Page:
Lydia Tanner is a dirt connoisseur who lives in her car. She spent her fall drinking gallons of coffee and riding lesser-known trails all over the Northwest. These are her stories.

Getting rowdy in Gowdy. PHOTO: Lydia Tanner

Getting rowdy in Gowdy. PHOTO: Lydia Tanner

When my lease ended this Fall, I didn't sign a new one. Instead I got rid of all my furniture, culled my closet, and put my gear in a '96 hatchback. This may have been a somewhat extreme reaction to my latest brush with domesticity, but a girl's gotta do what girl's gotta do. The leaves were changing, the dirt was tacky and the road was screaming my name.

I didn't haul too far to start; Curt Gowdy State Park, part of the IMBA Epics program, may be in Wyoming, but it's a just a two-hour drive North of Boulder. The park is technically on the Front Range, which people generally associate with the hulking hills of Colorado, forgetting that Wyoming gets plenty of tectonic love too. Enough, apparently, that some are calling Gowdy the best riding in the range, which is like kicking sand in the faces of their friends down South. I had to investigate.


As a gal who grew up riding the Front Range, mountain biking means certain things to me. My home hills are full of trails, but they're also full of people. Everyone has an opinion on how their favorite dirt should be used, and while lots of places welcome bikes, there are also lots of places where you feel a like some kind of deviant. Folks can be grumpy, trailheads can be overrun and often you end up riding stuff that isn't, for lack of a better word, allowed.

At Gowdy, bikes aren't just allowed, they're welcomed. While they lack the sort of elevation gains you'd see down south, the extensive trails still tour diverse climates, from high plains to pine groves to stands of aspens. Every intersection is marked with a map, and routes are rated like ski runs from easiest to hardest. Where the landscape allows, there are even "play areas," which showcase granite fins and tricky ledges for riders to hone their ninja skills. Everyone we saw was cheerful, relaxed and downright friendly; I didn't see the whites of one eye.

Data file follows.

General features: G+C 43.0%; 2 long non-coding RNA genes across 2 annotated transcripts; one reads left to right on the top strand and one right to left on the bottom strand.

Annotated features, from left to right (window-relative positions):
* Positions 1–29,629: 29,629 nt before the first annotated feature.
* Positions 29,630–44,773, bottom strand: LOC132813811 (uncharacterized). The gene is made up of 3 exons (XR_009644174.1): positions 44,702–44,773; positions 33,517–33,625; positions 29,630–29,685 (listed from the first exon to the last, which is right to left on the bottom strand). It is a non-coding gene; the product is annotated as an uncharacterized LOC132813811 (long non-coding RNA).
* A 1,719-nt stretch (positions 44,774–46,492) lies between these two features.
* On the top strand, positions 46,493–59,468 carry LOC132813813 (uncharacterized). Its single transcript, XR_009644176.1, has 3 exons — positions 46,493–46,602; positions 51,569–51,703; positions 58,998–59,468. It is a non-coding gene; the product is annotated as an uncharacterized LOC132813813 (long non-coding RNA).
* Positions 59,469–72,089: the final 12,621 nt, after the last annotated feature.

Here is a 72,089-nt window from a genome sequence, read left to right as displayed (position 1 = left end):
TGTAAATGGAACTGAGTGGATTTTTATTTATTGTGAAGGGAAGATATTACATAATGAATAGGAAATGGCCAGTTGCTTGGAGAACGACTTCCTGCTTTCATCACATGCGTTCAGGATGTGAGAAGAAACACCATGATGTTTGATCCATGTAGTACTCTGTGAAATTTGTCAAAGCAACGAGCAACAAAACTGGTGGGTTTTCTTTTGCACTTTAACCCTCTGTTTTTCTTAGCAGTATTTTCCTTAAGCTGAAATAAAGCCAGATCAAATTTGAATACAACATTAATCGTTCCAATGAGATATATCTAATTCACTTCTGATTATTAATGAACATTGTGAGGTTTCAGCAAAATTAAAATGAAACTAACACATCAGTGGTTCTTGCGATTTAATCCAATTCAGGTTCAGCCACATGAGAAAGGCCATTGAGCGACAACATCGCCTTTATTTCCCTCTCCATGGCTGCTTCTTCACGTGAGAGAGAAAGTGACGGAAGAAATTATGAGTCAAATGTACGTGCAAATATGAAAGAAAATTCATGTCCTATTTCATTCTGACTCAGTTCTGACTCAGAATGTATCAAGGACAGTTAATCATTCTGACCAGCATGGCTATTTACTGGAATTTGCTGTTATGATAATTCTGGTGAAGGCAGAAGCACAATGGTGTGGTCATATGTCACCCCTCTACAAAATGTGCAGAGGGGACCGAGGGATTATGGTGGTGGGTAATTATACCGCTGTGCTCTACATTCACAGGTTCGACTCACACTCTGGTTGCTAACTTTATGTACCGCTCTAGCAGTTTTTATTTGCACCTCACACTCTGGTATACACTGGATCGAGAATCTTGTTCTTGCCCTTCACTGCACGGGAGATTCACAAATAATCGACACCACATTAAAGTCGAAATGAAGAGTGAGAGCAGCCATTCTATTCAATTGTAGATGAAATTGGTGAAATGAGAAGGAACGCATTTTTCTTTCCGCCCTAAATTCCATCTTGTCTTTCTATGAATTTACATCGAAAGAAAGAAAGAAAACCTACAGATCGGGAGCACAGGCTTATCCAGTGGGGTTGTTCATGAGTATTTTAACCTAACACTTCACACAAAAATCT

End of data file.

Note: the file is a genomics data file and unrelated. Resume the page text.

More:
This is what it looks like when trails are purpose-built for riding, rather than retrofitted from old mining roads, hijacked from game trails or gifted from hikers. This is what it looks like when a community sees bike traffic as an asset rather than a liability. This is why people are raving about a small park off the highway in Wyoming. I don't know if it's the best riding in the front range– sometimes I kinda enjoy feeling like I'm somewhere I don't quite belong– but it's certainly an interesting step out of this sport's adolescence.

You can camp in the park for a modest fee, but free spots can be found just a little way down the highway, off Vedauwoo road. If you're a climber, camping here gives you double the adventure for your money, but if you don't like dealing with dirtbags you're more than welcome to join the RV scene at Gowdy. Get gas in Laramie, Cheyenne, or Buford and enjoy!

Want more inspiration for road tripping, check out Seb Kemp’s Friday Five “The Law of Road Tripping.”